Tory MP says giving 16-17 year olds vote 'will make them sex abuse targets' - is immediately mocked
Tory MP David Nuttall has been immediately mocked by colleagues (and the internet) after suggesting giving 16 and 17 year-olds the right to vote would make them more likely to be sexually abused.
Nuttall, who is MP for Bury North, asked the Home Secretary whether she agreed with him that giving the vote to 16 and 17 year olds would mean they were more open to sexual abuse, prompting noises of disbelief from most of the MPs present in the House of Commons:
"Does my Right Honourable Friend agree with me that if 16- and 17-year-olds are given the vote it increases the likelihood they will be regarded and treated as adults, and therefore increases the likelihood of them becoming victims of sexual exploitation?"
It appears that David Nuttalls thinks that the first question every predator asks is "who did you vote for in the last general election?" and if the answer is "I wasn't eligible to vote due to 16 and 17 year olds being disenfranchised" they will immediately let you go.
The MP was immediately put down by Theresa May, who told him she did not think the two issues were linked:
"I say to my Right Honourable Friend I would not link the issue of the age of voting with the issue of child sexual exploitation."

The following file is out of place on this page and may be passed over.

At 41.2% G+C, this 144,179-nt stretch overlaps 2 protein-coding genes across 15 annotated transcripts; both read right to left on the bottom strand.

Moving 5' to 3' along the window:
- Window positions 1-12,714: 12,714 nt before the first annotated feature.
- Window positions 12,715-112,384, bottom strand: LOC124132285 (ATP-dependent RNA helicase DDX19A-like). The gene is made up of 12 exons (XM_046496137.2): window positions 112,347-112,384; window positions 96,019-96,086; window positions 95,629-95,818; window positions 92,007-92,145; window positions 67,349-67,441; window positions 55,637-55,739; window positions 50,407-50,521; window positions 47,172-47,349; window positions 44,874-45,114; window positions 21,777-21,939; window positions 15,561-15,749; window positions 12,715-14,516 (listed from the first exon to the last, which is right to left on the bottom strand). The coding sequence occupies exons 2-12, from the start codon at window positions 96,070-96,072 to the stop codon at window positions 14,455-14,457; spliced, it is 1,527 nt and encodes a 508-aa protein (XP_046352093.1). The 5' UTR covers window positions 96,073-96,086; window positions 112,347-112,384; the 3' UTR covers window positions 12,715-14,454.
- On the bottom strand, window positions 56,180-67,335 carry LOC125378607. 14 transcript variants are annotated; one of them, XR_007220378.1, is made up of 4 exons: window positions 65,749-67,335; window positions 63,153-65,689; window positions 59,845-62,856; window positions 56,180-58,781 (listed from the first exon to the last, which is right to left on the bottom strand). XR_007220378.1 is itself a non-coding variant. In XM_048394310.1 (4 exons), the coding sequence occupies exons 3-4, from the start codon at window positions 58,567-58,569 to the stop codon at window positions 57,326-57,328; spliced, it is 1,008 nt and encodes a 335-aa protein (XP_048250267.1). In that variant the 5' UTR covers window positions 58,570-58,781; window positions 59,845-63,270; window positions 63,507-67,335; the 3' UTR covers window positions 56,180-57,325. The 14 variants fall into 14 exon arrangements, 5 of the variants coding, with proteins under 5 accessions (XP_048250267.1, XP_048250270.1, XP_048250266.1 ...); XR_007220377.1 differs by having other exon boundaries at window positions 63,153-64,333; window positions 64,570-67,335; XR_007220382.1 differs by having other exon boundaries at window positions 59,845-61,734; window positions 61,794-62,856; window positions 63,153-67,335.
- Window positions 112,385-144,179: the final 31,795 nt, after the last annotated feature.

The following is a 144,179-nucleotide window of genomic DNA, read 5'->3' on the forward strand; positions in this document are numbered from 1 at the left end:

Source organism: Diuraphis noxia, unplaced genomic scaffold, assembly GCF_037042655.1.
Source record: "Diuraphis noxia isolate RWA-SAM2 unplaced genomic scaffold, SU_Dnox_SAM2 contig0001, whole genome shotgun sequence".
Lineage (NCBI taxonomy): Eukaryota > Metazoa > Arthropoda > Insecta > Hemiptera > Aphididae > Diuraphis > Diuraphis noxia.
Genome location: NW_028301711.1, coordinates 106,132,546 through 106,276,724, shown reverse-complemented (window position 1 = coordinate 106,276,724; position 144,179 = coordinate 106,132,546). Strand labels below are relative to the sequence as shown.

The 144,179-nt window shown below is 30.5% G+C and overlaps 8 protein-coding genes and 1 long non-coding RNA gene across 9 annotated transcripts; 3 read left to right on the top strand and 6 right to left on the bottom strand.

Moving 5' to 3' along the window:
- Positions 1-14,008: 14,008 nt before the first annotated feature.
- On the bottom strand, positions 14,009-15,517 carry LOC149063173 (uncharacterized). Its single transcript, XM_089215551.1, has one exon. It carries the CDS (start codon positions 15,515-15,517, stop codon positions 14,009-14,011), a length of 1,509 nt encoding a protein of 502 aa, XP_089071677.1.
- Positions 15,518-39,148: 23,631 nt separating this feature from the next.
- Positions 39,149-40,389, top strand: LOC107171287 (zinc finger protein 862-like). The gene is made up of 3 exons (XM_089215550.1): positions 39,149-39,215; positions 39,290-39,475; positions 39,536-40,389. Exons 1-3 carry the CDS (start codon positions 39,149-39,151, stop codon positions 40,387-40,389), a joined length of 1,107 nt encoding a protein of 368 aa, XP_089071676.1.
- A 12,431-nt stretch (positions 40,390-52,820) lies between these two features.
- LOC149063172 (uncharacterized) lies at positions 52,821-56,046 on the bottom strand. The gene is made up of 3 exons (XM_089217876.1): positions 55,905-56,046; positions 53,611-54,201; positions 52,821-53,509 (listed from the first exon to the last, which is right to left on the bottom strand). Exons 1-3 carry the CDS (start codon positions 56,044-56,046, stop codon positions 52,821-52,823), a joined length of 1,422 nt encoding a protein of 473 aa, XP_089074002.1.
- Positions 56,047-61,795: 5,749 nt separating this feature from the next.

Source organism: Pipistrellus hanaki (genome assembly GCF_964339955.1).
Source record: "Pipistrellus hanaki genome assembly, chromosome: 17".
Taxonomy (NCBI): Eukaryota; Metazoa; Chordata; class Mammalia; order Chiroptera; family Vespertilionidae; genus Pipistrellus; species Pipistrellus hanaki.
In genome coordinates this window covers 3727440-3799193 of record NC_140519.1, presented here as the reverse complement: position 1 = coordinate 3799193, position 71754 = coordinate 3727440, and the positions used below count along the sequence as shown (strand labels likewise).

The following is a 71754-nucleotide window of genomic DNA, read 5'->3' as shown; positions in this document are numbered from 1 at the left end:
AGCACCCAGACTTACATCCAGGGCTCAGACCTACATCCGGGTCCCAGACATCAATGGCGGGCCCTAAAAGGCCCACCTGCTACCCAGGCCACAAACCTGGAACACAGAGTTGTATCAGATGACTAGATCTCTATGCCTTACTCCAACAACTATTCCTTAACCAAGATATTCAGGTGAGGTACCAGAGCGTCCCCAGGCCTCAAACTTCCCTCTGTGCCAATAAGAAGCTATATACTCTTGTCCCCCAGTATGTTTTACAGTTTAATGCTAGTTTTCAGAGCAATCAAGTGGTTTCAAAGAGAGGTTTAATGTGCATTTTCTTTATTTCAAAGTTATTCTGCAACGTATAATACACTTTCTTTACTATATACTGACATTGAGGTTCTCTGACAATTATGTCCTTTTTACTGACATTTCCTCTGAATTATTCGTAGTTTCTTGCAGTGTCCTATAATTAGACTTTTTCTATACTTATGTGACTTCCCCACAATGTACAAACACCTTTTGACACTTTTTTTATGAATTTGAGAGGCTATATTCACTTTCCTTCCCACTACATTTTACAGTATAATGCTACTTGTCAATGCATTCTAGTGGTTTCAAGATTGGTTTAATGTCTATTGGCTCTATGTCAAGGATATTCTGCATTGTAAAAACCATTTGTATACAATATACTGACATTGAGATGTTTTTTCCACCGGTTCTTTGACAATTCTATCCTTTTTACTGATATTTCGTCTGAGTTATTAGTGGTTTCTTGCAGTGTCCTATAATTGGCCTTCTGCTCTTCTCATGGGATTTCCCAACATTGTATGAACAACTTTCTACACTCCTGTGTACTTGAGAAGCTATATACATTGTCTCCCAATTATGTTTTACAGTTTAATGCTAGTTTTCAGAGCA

Nuttall's comment was also mocked online by Lib Dem leader Tim Farron.
Whilst the argument may seem tenuous, or just outright odd, this isn't even the first time it's been put forward in Parliament. In June, Labour MP Barry Sheerman made a similar statement:
"Isn't what is missing out of this, is the responsibility we have to care for young people who are very vulnerable?"
"Up and down this country we've had vulnerability to sexual predators and ghastly things happening right though to 18, up and down this country."
"This move to adults at 16 will make a lot of young men and women more vulnerable to sexual predation than happens at the moment."
Meanwhile, online, the mocking continues...